White House press secretary Jen Psaki on Friday said President Biden plans to use his executive power to implement more gun control.
The timing is uncertain, she said, but it’s coming.
“When the president was the vice president in the Obama-Biden administration, he helped put in place 23 executive actions to combat gun violence. It’s one of the levers that we can use,” Psaki said.
A court ruling Friday, however, may make Biden’s effort more difficult.
The 6th U.S. Circuit Court of Appeals in Ohio ruled that former President Trump’s ban on bump stocks is unconstitutional and should no longer be enforced by the Bureau of Alcohol, Tobacco, Firearms, and Explosives.
This case was brought by Gun Owners of America, Gun Owners Foundation, the Virginia Citizens Defense League, Matt Watkins, Tim Harmsen of the Military Arms Channel and GOA’s Texas director, Rachel Malone.
“Today’s court decision is great news and told gun owners what they already knew,” said GOA Senior Vice President Erich Pratt. “We are glad the court applied the statute accurately, and struck down the ATF’s illegal overreach and infringement of gun owners’ rights.”
The case was filed when the federal government in 2018 determined that modified semi-automatic rifles should be classified as machine guns, which U.S. civilians are prohibited from owning.
The ATF had given owners just 90 days to destroy their bump stocks or face a possible prison term of 10 years. The device harnesses a gun’s recoil to “bump” the trigger faster. It suddenly grew in prominence when one was used by the gunman in Las Vegas to kill 58 people shooting from a hotel room.
Federal authorities previously concluded bump stocks were merely a gun accessory and were not subject to federal regulation.
But a 157-page report by the federal government found that what previously had been considered an accessory was now a “machine gun.”
The 2-1 decision by Judge Alice Batchelder said the ATF’s “Final Rule” on the issue “is not the best interpretation” of the law.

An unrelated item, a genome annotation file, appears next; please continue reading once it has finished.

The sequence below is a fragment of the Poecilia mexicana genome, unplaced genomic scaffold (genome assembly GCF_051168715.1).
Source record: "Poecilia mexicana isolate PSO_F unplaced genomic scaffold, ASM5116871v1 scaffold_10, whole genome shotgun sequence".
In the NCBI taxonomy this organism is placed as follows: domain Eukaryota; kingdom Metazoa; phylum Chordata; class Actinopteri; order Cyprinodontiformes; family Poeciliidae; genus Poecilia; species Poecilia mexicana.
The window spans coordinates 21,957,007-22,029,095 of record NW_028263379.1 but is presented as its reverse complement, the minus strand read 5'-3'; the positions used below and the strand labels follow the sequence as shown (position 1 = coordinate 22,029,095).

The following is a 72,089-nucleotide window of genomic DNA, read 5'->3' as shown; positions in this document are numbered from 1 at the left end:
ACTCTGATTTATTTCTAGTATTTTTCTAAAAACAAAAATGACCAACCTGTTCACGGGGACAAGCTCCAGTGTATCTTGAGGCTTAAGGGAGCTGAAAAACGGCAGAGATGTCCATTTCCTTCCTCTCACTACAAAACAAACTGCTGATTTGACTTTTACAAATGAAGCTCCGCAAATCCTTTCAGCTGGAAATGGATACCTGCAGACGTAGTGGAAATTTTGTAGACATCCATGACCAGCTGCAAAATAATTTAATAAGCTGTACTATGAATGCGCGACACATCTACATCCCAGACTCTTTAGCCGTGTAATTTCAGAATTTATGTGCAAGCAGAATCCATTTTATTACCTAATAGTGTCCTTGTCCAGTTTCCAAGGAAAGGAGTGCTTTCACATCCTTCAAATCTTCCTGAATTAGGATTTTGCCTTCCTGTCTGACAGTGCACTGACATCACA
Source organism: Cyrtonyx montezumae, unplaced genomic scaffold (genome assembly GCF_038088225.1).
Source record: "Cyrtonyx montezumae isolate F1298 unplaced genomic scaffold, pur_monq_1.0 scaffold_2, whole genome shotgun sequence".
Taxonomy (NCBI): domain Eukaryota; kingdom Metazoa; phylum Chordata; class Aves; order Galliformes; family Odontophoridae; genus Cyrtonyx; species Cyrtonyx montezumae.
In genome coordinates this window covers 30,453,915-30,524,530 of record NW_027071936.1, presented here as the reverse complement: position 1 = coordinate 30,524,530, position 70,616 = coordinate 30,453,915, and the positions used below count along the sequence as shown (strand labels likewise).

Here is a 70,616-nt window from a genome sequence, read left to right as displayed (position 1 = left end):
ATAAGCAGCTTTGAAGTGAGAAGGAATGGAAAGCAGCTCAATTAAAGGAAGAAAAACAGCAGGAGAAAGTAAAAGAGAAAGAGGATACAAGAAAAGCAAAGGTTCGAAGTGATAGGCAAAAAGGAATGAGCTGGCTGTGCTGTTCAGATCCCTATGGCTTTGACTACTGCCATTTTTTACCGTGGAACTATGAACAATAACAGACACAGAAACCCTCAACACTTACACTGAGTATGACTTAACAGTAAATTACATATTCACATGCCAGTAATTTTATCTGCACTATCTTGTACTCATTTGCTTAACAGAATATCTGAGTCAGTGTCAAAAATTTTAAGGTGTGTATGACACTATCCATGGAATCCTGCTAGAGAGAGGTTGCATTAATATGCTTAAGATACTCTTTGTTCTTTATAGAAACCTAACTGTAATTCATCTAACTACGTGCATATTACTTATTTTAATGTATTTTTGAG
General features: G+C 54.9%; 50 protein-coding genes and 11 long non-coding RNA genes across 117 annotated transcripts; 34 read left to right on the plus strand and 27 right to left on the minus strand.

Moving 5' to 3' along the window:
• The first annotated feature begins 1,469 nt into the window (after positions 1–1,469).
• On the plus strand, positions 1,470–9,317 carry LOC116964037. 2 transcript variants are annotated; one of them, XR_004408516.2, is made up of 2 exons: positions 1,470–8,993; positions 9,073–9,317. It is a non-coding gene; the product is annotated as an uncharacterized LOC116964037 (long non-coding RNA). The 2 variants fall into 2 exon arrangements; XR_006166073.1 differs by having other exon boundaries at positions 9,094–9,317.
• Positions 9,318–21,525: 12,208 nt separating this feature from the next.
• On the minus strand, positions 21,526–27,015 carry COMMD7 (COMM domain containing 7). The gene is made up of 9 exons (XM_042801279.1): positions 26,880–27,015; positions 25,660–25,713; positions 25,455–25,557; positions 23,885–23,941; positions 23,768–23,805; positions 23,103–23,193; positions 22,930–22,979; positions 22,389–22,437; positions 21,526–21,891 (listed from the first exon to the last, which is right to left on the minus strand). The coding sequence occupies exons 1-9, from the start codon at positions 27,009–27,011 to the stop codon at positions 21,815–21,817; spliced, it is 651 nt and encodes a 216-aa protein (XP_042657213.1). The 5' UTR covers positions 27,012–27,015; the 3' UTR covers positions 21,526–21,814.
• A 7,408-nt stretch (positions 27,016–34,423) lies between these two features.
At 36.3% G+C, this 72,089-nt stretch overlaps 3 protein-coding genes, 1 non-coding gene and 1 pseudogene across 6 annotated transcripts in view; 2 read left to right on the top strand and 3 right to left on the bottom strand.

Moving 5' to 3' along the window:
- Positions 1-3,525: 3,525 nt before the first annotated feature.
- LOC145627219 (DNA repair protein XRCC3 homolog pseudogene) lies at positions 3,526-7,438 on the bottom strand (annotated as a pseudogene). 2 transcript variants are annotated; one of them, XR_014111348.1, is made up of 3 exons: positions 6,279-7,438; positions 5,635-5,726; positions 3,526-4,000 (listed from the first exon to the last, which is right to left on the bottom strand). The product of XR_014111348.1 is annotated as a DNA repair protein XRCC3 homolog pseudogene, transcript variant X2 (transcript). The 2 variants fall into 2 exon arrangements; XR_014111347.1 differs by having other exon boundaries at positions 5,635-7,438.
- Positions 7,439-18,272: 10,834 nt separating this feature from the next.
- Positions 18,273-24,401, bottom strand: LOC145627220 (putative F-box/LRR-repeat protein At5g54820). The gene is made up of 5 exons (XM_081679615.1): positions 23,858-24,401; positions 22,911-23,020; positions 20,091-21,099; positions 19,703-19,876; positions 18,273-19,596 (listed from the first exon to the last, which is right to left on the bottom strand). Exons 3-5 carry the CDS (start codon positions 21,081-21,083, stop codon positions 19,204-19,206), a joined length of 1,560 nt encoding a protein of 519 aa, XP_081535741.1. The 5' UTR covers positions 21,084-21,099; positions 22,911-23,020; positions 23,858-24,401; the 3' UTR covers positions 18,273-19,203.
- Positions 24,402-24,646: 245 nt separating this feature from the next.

She noted the government’s definition of machine gun was, and remains: “The term ‘machinegun’ means any weapon which shoots, is designed to shoot, or can be readily restored to shoot, automatically more than one shot, without manual reloading, by a single function of the trigger. The term shall also include the frame or receiver of any such weapon, any part designed and intended solely and exclusively, or combination of parts designed and intended, for us in converting a weapon into a machinegun, and any combination of partys from which a machinegun can be assembled if such parts are in the possession or under the control of a person.”
Bump stocks replace a gun’s standard stock. The shooter must maintain constant rearward pressure with the trigger hand, keeping the trigger finger stationary, while maintaining constant forward pressure with the non-trigger hand. The firearm slides back and forth slightly and uses the recoil of the weapon to fire subsequent shots. While only one shot is fired each time the trigger is depressed, the mechanism allows the process to be completed “faster than would otherwise be possible.”
At the time of the Las Vegas shooting, President Trump directed the government to find a way to ban bump stocks.
The ruling said it is up to a community to determine what should be criminally punished, and “the people determine for themselves – through their legislators – what is right and wrong.”
“It is not the role of the executive – particularly the unelected administrative state – to dictate to the public what is right and what is wrong.”
The stakes are high, the court said, since the threat of felony convictions and prison time loomed over those who bought items that, at the time of purchase, were perfectly legal.
“Our holding that a bump stock does not fall within the statutory definition of a machine gun because a bump stock does not cause a firearm to fire more than one shot by a single function of the trigger is sufficient to resolve this appeal.”
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